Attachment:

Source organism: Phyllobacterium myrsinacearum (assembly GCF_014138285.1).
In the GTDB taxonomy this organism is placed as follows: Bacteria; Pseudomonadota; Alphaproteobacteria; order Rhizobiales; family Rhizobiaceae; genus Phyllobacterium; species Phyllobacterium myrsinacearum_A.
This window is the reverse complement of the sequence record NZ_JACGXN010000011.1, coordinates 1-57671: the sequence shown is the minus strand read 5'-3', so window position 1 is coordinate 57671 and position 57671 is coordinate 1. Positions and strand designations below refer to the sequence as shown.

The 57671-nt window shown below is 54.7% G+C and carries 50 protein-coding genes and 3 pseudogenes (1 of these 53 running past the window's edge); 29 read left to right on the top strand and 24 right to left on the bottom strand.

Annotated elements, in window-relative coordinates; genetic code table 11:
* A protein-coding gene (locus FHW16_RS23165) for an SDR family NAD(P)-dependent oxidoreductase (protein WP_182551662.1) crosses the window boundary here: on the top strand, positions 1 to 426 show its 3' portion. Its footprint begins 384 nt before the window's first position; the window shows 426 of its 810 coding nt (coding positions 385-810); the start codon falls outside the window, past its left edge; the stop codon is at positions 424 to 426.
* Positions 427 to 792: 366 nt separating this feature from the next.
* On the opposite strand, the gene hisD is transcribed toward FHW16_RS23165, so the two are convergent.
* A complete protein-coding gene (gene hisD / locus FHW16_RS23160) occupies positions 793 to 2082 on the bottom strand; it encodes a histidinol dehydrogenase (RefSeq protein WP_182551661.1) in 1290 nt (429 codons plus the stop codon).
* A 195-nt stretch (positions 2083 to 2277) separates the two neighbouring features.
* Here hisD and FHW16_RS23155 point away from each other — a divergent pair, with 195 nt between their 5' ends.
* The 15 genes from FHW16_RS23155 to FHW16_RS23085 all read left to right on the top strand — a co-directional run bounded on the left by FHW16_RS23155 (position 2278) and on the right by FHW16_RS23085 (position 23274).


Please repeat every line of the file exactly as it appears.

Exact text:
Source organism: Phyllobacterium myrsinacearum (assembly GCF_014138285.1).
In the GTDB taxonomy this organism is placed as follows: Bacteria; Pseudomonadota; Alphaproteobacteria; order Rhizobiales; family Rhizobiaceae; genus Phyllobacterium; species Phyllobacterium myrsinacearum_A.
This window is the reverse complement of the sequence record NZ_JACGXN010000011.1, coordinates 1-57671: the sequence shown is the minus strand read 5'-3', so window position 1 is coordinate 57671 and position 57671 is coordinate 1. Positions and strand designations below refer to the sequence as shown.

The 57671-nt window shown below is 54.7% G+C and carries 50 protein-coding genes and 3 pseudogenes (1 of these 53 running past the window's edge); 29 read left to right on the top strand and 24 right to left on the bottom strand.

Annotated elements, in window-relative coordinates; genetic code table 11:
* A protein-coding gene (locus FHW16_RS23165) for an SDR family NAD(P)-dependent oxidoreductase (protein WP_182551662.1) crosses the window boundary here: on the top strand, positions 1 to 426 show its 3' portion. Its footprint begins 384 nt before the window's first position; the window shows 426 of its 810 coding nt (coding positions 385-810); the start codon falls outside the window, past its left edge; the stop codon is at positions 424 to 426.
* Positions 427 to 792: 366 nt separating this feature from the next.
* On the opposite strand, the gene hisD is transcribed toward FHW16_RS23165, so the two are convergent.
* A complete protein-coding gene (gene hisD / locus FHW16_RS23160) occupies positions 793 to 2082 on the bottom strand; it encodes a histidinol dehydrogenase (RefSeq protein WP_182551661.1) in 1290 nt (429 codons plus the stop codon).
* A 195-nt stretch (positions 2083 to 2277) separates the two neighbouring features.
* Here hisD and FHW16_RS23155 point away from each other — a divergent pair, with 195 nt between their 5' ends.
* The 15 genes from FHW16_RS23155 to FHW16_RS23085 all read left to right on the top strand — a co-directional run bounded on the left by FHW16_RS23155 (position 2278) and on the right by FHW16_RS23085 (position 23274).